An executive summary of the full research paper, in technical language for research/academic/medical audiences, including health care professionals, program managers, and academicians
A pocket card, designed for advocates and policymakers, that incorporates the review findings and key messages for non-technical audiences
In this interview, Daniel Muhau talks to Sameer Lakhani, the Aga Khan University – Tanzania Institute of Higher Education – head of marketing and continuing education about the ongoing Global Action Week, a worldwide annual campaign actively supported by Unesco and organised by the Global Campaign for Education (GCE) to raise awareness of the importance of Education for All:
Briefly, what is the Global Action Week all about?
It is an annual awareness-raising campaign on Education for All.
When was it launched?
On Sunday April 22, and it come to end on the 28th.
What is the main objective of this campaign?
To mobilise additional political and financial support for the achievement of the education for all goals. This year, the theme is on the ‘Right from the Start! Early Childhood Care and Education Now! Can you briefly explain its essence?
From the perspective and understanding of the Aga Khan University, ‘Right from the Start” accentuates the importance of doing the right thing from the beginning. In this context, the period of early childhood, which is from 0 – 8 years meaning from conception to the time the child is 8 years old is referred to the start. In the view of ensuring children are able to develop their potential to the fullest extent, it is crucial that attention and care is given to this period of the child’s life.
How is the Aga Khan University involved?
The AKU-IED based in Dar es Salaam aims to contribute to the socio-economic development in East Africa by improving the quality of education through human resource development, institutional capacity building, research and dissemination, policy analysis and advocacy. In East Africa it offers an exceptional Masters of Education programme and a Certificate in Education in various specialisms, including integrated Early Childhood Education and Development. As part of our strategy for growth we are also making a number of senior appointments one of which is in the area of early childhood education and development, a key addition to our existing portfolio in this specialist domain.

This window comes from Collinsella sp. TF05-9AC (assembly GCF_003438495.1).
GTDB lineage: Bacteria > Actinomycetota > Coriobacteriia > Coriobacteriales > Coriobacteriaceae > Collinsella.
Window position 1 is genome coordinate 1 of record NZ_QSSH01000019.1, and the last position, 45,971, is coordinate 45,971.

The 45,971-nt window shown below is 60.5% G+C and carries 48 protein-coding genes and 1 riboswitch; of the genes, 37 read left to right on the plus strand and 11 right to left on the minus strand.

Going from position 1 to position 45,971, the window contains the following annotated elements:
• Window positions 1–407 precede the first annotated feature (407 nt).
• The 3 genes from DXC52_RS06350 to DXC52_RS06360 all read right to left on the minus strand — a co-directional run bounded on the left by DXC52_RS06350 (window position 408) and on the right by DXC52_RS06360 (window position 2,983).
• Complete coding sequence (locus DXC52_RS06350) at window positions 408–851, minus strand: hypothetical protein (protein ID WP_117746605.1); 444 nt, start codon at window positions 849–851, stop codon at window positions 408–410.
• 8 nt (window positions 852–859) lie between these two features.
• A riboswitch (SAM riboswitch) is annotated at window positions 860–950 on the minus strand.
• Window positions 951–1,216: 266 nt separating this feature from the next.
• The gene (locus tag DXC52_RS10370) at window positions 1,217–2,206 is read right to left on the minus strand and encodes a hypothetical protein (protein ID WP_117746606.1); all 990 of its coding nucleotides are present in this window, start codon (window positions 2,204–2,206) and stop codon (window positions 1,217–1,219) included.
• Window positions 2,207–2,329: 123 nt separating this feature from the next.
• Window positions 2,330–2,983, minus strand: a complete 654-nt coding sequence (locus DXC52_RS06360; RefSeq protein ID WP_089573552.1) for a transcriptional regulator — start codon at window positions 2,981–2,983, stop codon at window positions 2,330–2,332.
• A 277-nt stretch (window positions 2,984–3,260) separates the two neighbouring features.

AKU-IED would like to be seen as one of the key institutions in the region for delivering quality education and research in the area of early childhood education.
AKU expert participates in the seminar: Dialogue on nutrition issues in Sindh
Thousands of children suffer from malnutrition: Experts
By Our Correspondent
Published: April 26, 2012
Rates of malnutrition in flood-affected areas of Sindh are worse than in some parts of sub-Saharan Africa, said Dr Mohammad Atif Habib, a senior research instructor at Aga Khan University Hospital, during a seminar on ‘Dialogue on nutrition issues in Sindh’ on Wednesday.
Religious scholars from Malaysia engage in fruitful dialogue on culture, ethics and diverse traditions
April 25, 2012
The Regent (and Crown Prince) of the Malaysian State of Perlis, Tuanku Syed
Faizuddin Putra, in his capacity as President of the Perlis State Islamic Council and Malay Customs Council, and Chancellor of Universiti Malaysia Perlis, led valuable discussions with academics at the Aga Khan University Institute for the Study of Muslim Civilisations (AKU-ISMC) in London.
The meeting, organised at the request of the Regent, the Perlis Fatwa Council and the Malaysian High Commission to the United Kingdom, was attended by Dr. Juanda Jaya, the Mufti of Perlis and Chairman of the Perlis Fatwa Council as well as other members of Council who included senior scholars from Universiti Sains Malaysia (USM) and the Universiti Kebangsaan Malaysia (UKM).
AKU-IED presses Sindh’s teachers to teach students about floods
By Our Correspondent
Published: April 30, 2012
Even though the teachers touched upon a plethora of flood-related issues but overlooked the problem of educating children in the affected areas. PHOTO: FILE
HYDERABAD: With the floods having struck Sindh consecutively for two years, it might be a good idea to teach students about floods and its causes, protective measures, relief and rehabilitation in schools.
The Aga Khan University Institute for Education Development (AKU-IED) organised an event called Save Pakistan from Floods, to encourage the science teachers of Sindh to teach their students about floods. Professional Teachers Association Network (PTAN) and Science Association of Pakistan (SAP) also collaborated with AKU-IED.
The teachers made cardboard models to demonstrate issues ranging from their causes to recommendations about dealing with the aftermath of floods. Others used power point, posters and charts to explain their suggestions.